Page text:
Bucs co-chairman: Uber allegations, outbursts don't change perception of Jameis Winston

Jameis Winston has the support of the Bucs' front office despite the current investigation into the former No. 1 pick. Joe Camporeale/USA TODAY Sports

ORLANDO, Fla. -- Tampa Bay Buccaneers quarterback Jameis Winston might have had some struggles on and off the field in 2017 -- a 5-11 season marred by a shoulder injury to his throwing arm, a pair of in-game outbursts and allegations that he groped a female Uber driver -- but none of those impact his perception in the eyes of Bucs co-chairman Joel Glazer.

In fact, Glazer still believes he's the guy they brought him in to be.

"The Jameis Winston that has been on the Tampa Bay Buccaneers since the day we drafted him has been a model in the community, a model in the locker room," Glazer said at the NFL owners meetings in Orlando.

"He's the first guy in the building, the last guy to leave the building, playing through pain, with injuries most people probably wouldn't play for. So he's done everything we were drawing up on the drawing board as our quarterback and the person we drafted."

When asked specifically if the Uber allegations had impacted how he views Winston, Glazer responded emphatically, "Absolutely not."

Glazer, who runs the team with brothers Bryan and Ed Glazer and sister Darcie Glazer Kassewitz, signed off on Winston being drafted in 2015, along with then-head coach Lovie Smith and current general manager Jason Licht. After an exhaustive search, they felt comfortable selecting him despite a high-profile sexual assault investigation stemming from a 2012 encounter with a female student at Florida State.

The school reached a $950,000 settlement with the female student. She then filed a civil suit against Winston and Winston filed a counterclaim, with both parties reaching a settlement agreement in 2016.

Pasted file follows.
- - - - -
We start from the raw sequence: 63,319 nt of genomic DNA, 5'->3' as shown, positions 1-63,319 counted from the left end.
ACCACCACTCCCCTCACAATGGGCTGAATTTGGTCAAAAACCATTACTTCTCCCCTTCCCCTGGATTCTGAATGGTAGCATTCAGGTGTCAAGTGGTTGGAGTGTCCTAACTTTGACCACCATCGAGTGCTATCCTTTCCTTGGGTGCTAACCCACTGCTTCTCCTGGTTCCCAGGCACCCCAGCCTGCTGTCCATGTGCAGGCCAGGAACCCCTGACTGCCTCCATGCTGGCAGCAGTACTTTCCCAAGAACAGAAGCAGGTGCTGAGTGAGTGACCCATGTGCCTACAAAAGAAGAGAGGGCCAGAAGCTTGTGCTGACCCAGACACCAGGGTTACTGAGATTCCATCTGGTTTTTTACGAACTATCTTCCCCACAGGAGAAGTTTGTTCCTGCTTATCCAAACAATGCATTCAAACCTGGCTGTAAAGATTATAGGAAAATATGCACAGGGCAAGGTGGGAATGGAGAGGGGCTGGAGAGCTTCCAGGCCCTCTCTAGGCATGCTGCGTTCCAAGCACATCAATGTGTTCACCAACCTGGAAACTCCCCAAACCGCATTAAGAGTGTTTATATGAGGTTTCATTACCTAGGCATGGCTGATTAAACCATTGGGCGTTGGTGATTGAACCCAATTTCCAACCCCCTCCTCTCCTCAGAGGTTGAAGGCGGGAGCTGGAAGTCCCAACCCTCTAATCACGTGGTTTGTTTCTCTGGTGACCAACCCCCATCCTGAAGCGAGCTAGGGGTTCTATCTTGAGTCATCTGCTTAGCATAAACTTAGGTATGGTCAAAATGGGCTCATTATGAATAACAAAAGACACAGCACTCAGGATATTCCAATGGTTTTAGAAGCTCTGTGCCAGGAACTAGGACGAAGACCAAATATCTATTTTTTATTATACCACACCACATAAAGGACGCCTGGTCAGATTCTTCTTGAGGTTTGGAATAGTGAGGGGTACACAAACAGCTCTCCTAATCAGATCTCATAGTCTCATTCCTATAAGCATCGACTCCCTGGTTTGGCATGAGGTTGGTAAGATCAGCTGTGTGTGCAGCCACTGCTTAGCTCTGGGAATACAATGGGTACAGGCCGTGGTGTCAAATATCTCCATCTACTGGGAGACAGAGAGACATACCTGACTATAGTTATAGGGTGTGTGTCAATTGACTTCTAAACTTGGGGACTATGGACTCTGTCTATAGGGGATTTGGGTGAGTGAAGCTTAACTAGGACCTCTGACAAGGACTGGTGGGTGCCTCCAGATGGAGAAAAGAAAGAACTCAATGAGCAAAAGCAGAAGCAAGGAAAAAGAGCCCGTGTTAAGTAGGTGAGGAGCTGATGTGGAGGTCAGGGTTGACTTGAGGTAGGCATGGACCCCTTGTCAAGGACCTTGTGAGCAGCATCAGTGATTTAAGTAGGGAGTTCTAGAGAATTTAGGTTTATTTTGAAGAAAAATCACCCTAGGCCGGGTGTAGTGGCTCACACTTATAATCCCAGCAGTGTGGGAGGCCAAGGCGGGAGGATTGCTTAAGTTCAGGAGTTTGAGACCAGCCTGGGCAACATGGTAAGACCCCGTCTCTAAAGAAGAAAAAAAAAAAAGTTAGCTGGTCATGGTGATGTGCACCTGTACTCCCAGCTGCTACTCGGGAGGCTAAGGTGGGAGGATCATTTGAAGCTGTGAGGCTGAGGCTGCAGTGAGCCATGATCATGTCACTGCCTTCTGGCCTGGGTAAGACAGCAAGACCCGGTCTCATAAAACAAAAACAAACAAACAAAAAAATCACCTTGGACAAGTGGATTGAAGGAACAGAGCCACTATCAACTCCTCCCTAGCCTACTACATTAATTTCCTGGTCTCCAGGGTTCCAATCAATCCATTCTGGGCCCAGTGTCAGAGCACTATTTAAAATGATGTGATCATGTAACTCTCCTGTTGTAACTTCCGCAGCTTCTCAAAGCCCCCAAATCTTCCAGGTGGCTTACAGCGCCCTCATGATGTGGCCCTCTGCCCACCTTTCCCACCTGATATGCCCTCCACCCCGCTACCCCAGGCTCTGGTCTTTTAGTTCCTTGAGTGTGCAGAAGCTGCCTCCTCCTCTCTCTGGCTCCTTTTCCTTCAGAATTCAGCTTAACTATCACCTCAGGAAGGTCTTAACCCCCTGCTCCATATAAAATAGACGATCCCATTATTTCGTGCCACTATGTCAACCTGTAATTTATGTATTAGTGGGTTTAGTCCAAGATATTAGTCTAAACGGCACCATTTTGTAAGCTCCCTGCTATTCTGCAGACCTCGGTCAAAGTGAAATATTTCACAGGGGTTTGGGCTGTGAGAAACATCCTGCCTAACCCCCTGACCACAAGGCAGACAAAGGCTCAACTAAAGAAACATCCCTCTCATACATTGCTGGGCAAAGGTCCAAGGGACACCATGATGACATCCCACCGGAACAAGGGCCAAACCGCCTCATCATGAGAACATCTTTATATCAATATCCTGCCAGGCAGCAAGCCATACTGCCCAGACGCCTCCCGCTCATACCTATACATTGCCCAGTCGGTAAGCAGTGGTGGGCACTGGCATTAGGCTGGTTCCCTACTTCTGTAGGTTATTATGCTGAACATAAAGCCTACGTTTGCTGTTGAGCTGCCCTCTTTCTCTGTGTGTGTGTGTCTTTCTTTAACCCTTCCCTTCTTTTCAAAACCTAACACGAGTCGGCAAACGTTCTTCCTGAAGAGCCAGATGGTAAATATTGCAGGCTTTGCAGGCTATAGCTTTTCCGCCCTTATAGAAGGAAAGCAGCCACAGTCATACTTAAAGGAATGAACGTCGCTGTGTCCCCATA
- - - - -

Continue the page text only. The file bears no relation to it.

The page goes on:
When Winston arrived in Tampa, he quickly became one of the most visible players in the community, spending time with terminally ill children and Special Olympians after practice at One Buc Place -- even video recording custom messages and FaceTiming with them -- and becoming an ambassador for the Juvenile Diabetes Research Foundation. He also has served as the lead spokesperson for the Glazer Family Foundation Buccaneer Academy initiative with Kassewitz, helping students and teachers at 24 schools in economically stressed areas.

The Uber driver came forward in November 2017, accusing Winston of grabbing her crotch at a Scottsdale, Arizona, drive-thru. She said the incident took place in March 2016.

"The NFL has their policies and their processes, and they're going through it," Glazer said. "All we can do is focus on the offseason and doing what we can control, and I know Jameis is working hard and doing all the things he does -- not only preparing for the season, but in the community and off the field, and being the person he's been since we've drafted him."

There is no timetable for the investigation. The team did get some extra insurance this offseason, re-signing veteran backup Ryan Fitzpatrick to a one-year deal.